NDSU Extension - Mercer County


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Reduce Risk of Nitrates in Oat Hay

nitrates, nitrates in feed, nitrates in oat hay, nitrates in hay

Submitted by Craig Askim, Extension Agent/Agriculture and Natural Resources

Nitrates are found in many different types of feedstuff this year even though drought conditions were not as extreme in 2018. Producers are encouraged to have their hay tested regardless of the type of hay you have. I can do a Nitrate Quick Test at the Extension office that determines if nitrates are present in your hay. Do not lose an animal over nitrates. It can be easily managed if you know what you are dealing with beforehand. The article below gives good information on how to feed hay with nitrates present.

High levels of nitrate in feed can be toxic to cattle, a North Dakota State University Extension livestock expert warns.

Nitrate interferes with the oxygen-carrying capacity of the animals' blood, which can result in abortions and sudden death.

"Oat hay is known as a feed prone to accumulate nitrates when grown under environmental stress," says John Dhuyvetter, Extension livestock systems specialist at the North Central Research Extension Center near Minot, N.D. "It also responds well in growth and yield to nitrogen fertilizer, which contributes to elevated nitrates."

Drought is an environmental stress that can cause oat hay to accumulate nitrate.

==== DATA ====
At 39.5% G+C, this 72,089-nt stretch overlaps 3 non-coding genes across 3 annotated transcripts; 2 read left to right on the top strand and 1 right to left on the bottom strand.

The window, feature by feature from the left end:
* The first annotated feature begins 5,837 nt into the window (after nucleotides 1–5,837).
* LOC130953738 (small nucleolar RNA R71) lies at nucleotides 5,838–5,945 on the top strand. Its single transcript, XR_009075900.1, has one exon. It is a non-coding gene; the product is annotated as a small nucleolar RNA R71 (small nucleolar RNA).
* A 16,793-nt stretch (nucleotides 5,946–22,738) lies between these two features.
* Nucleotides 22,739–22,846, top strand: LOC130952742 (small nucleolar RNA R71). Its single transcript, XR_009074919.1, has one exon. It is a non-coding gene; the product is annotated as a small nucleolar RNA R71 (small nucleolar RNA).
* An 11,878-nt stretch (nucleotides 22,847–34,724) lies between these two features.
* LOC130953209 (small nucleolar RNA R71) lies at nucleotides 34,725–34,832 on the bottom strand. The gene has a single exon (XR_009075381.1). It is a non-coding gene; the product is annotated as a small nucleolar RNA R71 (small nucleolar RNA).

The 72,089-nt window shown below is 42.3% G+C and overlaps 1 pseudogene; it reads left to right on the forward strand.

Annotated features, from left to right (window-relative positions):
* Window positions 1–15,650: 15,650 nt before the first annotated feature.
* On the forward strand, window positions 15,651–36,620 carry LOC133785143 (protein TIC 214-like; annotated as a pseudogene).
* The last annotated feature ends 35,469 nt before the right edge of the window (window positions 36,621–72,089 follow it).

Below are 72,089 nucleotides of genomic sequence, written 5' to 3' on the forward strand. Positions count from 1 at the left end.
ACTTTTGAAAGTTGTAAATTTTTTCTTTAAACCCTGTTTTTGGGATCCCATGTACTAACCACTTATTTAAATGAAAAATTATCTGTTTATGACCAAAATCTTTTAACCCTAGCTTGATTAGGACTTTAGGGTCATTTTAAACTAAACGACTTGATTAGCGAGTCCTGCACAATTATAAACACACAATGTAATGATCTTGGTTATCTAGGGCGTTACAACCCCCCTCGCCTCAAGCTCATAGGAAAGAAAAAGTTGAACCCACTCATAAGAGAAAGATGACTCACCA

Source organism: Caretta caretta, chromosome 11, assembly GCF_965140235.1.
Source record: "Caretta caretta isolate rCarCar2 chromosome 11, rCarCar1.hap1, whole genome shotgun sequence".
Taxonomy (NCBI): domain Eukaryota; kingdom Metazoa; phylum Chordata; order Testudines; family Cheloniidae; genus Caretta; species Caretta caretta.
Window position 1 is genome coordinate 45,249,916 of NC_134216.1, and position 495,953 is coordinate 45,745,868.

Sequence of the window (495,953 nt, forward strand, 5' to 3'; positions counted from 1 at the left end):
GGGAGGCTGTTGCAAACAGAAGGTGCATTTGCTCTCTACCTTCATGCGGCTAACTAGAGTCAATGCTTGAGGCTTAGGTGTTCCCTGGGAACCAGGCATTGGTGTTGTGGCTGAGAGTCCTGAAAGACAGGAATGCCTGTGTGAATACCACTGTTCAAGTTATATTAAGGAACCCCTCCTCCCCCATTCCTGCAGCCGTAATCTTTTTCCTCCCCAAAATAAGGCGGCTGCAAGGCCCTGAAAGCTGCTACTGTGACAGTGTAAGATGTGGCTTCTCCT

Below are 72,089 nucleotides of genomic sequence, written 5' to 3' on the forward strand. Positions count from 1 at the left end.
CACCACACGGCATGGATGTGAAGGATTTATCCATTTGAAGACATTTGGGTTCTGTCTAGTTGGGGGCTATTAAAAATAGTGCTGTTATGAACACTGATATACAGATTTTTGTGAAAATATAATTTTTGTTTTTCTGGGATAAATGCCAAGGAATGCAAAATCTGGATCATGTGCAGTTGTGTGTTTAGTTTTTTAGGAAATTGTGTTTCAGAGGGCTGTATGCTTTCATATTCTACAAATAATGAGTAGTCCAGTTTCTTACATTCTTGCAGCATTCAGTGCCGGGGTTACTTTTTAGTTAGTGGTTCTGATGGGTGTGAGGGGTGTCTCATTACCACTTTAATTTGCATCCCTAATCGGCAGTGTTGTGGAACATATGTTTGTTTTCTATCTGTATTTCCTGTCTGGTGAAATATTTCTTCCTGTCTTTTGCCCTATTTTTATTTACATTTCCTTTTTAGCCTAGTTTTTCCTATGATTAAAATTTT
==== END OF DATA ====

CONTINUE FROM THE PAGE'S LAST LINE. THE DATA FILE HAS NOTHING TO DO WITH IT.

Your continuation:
"With the droughty summer in central and western regions of the state, it is not surprising some cattlemen are finding nitrate levels in oat hay that are of concern," Dhuyvetter says.

He recommends producers get oat hay tested for nitrate levels before feeding it to their livestock.

Producers should dilute oat hay with low-nitrate feeds to avoid health issues if tests show the oat hay has 1,500 to 3,500 parts per million (ppm) of nitrate nitrogen. For pregnant cows and heifers, nitrate levels below 1,000 ppm are considered safe. Feed with nitrate levels less than 1,500 ppm are considered safe for other classes of cattle.

"Oat hay testing 2,500 ppm of nitrate, if fed at only a fourth of the ration, would bring the ration to 625 ppm and well below the level for animal safety,"

Dhuyvetter says. "However, it means all animals must eat an equal mix of feeds and no cow gets an opportunity to eat primarily the high-oat hay. Grinding and blending through a mixer helps ensure this is the case."

He suggests that another way to reduce the likelihood of nitrate poisoning is to introduce very limited amounts of high-nitrate feeds, then slowly increase to an accepted limit. Feeding a small amount of an easily digested grain also can reduce nitrate absorption into the blood.

For more information, search online for the NDSU "Nitrate Poisoning of Livestock" publication.

Source: John Dhuyvetter, 701-857-7682, john.dhuyvetter@ndsu.edu

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